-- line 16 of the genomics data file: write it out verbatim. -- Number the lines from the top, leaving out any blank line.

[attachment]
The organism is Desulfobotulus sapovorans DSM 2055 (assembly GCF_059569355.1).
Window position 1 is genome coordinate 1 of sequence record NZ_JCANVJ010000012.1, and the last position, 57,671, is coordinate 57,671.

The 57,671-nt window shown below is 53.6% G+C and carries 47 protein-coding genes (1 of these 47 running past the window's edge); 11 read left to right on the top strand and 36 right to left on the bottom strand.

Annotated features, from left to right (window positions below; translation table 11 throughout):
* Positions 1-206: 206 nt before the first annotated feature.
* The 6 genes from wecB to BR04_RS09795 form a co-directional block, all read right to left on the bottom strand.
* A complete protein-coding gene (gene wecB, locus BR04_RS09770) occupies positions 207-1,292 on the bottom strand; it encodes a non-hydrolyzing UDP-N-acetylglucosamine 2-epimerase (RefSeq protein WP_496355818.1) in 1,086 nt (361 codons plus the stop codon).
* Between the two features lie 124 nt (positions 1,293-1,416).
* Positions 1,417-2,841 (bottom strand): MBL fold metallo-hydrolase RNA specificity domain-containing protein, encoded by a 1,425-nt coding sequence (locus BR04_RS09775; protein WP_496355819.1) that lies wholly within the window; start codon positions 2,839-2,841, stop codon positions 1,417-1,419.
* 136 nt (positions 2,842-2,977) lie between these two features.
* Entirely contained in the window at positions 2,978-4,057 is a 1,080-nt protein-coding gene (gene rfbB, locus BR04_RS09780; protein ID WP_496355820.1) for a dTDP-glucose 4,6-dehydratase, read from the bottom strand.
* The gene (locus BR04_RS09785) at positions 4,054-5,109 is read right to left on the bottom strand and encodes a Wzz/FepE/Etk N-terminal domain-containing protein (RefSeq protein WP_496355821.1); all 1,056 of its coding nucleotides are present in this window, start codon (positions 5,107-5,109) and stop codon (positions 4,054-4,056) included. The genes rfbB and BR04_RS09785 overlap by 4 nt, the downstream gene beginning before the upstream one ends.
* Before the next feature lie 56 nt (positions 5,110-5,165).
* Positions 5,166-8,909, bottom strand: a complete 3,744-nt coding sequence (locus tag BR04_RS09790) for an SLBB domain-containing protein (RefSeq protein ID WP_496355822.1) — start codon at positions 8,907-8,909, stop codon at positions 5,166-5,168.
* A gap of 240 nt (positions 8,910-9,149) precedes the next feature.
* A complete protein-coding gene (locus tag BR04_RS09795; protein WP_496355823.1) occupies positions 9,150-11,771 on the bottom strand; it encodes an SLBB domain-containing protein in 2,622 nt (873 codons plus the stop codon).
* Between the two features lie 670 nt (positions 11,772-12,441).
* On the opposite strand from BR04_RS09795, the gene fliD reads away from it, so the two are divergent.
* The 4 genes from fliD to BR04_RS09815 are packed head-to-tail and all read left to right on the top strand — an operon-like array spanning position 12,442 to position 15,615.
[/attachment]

* A complete protein-coding gene (locus tag BR04_RS09795; protein WP_496355823.1) occupies positions 9,150-11,771 on the bottom strand; it encodes an SLBB domain-containing protein in 2,622 nt (873 codons plus the stop codon).